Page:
A senior leader once told me that the memorable staff in his organisation were often the ones that were first considered for promotion or advancement. What he really meant was, if you’re not noticed or if senior leaders don’t at least have an opinion of you then it is a lot harder to make career advancements. The same applies in customer service. Whilst being deliberate is all about intent in the background, the outputs of service must be noticed by customers. Anyone can be memorable, but the challenge is to be memorable in the right way as often we hear and read stories about how customer service leaves bad memories (which often lead to rants on social media)! There are a number of things that senior leaders can do that will result in customers taking away positive memories from their experience with your organisation.
1. Stereotype your industry
Think about your industry from the customer’s point of view and ask yourself what ideas, standards or even clichés exist — and don’t be afraid to be honest. For example, if I said ‘banks’, one might think of queues and fees. When you understand what stereotypes exist within the industry, it is much easier to find a unique point of difference that will set your organisation apart from those that are similar or in competition. It doesn’t have to be part of a marketing strategy, but a really clear and well-known case study of this would be the 2010 ANZ Bank campaign: ‘Barbara lives in bank world’ (which was also subject to some public criticism). When finding your point of difference, make sure you look into what the organisation stands for and what subtle changes can be made. No two businesses can ever be the same, but the danger lies in conforming to an industry norm. Don’t be afraid to rebel!
2. Segment the journey
We often read about the customer journey from a marketing and sales perspective and there are many different interpretations of this journey which can be found online. However, my favourite definition of a customer journey, or better yet, a system of thinking was identified by American chef Patrick O’Connell, the owner of The Inn at Little Washington. He defined it as stages of an experience rather than the journey itself and took the form of the following five stages: ‘anticipation, trepidation, inspection, fulfilment, and evaluation’. When used as a tool for training staff, there will be more awareness, understanding and control in creating positive memories through customer service. Knowing how these five stages apply to your organisation, even based on the stereotypes that might exist, will be beneficial when looking for moments and opportunities to be memorable.
3. Recognise the individual customer
Customers are not very important people. They are very individual people. In your organisation, pinpoint the factors that influence your customers’ needs and then identify the individual and different types of customers that you see in your organisation. Even if you have to stereotype, you can identify what matters to them most, including their emotions. A good example is a mother who goes grocery shopping with her children — she needs to buy food but when you look deeper, she really needs a hassle-free and quick experience with understanding about being price-sensitive and concerned about keeping her children safe. The big question, though, is the mother the customer or are the children the customers? It takes time to get to know your customers, especially if there are cultural differences involved, but take the time to watch and observe, which will make it easier to identify the time and the way to create positive memories.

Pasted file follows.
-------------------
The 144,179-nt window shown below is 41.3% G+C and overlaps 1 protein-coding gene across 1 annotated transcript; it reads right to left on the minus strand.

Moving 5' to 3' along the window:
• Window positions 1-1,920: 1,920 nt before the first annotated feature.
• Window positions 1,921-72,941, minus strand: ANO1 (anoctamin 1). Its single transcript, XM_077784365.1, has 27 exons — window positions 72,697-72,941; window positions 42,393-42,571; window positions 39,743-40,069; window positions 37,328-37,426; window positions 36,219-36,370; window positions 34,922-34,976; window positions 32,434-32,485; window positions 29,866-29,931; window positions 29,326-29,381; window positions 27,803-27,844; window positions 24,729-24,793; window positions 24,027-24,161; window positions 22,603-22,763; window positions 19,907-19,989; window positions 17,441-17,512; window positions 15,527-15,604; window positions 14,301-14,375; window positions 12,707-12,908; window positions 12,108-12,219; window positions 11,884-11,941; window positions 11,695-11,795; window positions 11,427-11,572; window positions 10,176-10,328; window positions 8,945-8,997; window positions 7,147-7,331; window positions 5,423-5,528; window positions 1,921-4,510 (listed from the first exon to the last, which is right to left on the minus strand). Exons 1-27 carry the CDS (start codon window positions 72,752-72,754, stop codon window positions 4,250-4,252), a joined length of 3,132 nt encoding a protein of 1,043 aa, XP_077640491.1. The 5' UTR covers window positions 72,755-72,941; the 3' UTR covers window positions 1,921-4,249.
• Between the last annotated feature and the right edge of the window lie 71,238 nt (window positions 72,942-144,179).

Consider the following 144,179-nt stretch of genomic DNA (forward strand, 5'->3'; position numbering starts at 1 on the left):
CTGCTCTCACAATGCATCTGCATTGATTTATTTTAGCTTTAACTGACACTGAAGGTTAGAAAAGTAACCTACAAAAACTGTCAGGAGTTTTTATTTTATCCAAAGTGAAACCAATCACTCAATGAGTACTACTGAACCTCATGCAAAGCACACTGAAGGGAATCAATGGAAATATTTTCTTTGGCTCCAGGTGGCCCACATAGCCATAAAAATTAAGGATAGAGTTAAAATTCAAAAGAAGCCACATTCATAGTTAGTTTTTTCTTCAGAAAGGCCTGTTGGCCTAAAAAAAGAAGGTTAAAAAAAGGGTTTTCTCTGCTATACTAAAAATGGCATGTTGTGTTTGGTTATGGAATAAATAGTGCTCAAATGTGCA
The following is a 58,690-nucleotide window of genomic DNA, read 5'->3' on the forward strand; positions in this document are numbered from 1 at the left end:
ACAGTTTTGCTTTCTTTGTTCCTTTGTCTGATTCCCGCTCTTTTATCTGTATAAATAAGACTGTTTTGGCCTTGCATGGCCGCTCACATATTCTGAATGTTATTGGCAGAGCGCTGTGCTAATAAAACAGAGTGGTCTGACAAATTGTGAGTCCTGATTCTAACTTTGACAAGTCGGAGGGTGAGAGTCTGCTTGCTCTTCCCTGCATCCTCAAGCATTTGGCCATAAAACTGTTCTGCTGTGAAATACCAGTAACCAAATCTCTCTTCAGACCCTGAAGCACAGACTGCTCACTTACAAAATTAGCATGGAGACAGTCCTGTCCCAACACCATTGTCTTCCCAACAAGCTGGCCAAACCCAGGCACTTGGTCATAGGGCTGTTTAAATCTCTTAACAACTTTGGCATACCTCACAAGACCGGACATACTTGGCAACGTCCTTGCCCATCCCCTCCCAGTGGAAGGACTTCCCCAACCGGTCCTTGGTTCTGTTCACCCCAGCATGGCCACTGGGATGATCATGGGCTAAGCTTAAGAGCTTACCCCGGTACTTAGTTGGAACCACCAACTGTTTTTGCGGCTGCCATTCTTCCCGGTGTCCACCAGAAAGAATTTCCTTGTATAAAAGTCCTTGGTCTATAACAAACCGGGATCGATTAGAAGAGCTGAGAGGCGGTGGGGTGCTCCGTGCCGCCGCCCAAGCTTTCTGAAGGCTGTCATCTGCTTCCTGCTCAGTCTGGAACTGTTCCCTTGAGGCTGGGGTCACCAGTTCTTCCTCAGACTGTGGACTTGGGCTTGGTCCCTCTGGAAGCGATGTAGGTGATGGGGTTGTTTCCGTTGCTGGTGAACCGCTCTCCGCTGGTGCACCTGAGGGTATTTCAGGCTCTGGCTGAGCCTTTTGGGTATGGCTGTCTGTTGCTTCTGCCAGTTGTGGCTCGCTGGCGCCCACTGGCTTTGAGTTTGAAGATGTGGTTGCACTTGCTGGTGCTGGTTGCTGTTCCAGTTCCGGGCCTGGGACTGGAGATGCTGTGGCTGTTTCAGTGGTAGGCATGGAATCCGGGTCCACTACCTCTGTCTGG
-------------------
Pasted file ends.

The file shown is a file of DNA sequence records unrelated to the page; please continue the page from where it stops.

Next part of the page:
4. Remove the conflict mindset
Many organisations view conflict management training as the solution for frequent customer complaints. Even organisations who are exceptional at delivering customer service will still receive complaints. So how can you turn around a complaint to leave a customer with a positive memory? The solution is to stop thinking about the complaint as a form of conflict between two parties. By removing the conflict mindset, the organisation should view complaints or even potential complaints as opportunities. Opportunities don’t always present with a warning (no matter how frequently they occur), which is why it is important to be prepared to be proactive or reactive to a customer’s needs and emotions. The solution is to use the opportunity as a chance to recover the customer — that means a chance to show them how important they are to you and the organisation. A conflict mindset will lead to conflict.
5. Empower personal action
Think about a time that someone has surprised you. That spontaneity, which is so unexpected, can often make your day and give you something to look back on forever. Remember, there can be both bad and good surprises, so let’s just look at the good ones for now. For this example, I’d like to use the common issue of replacements and refunds in the retail environment. Often a customer will approach a staff member with a problem, and while the solution is plain and simple, it is often escalated from person to person before getting to the most senior staff member, who will eventually authorise the refund or replacement. Imagine if a refund or replacement could be arranged immediately by the very first person. Not only does this remove red tape and unnecessary processes, it empowers your staff with the trust to make a decision on the spot, which will be so unexpected to customers, leaving them with a positive memory to take away.
Chris Smoje is a customer service speaker, trainer, facilitator and founder of the DIME™ Customer Service approach. Chris works with organisations and their people to develop a common interest and excitement about delivering exceptional customer service results: www.dimecustomerservice.com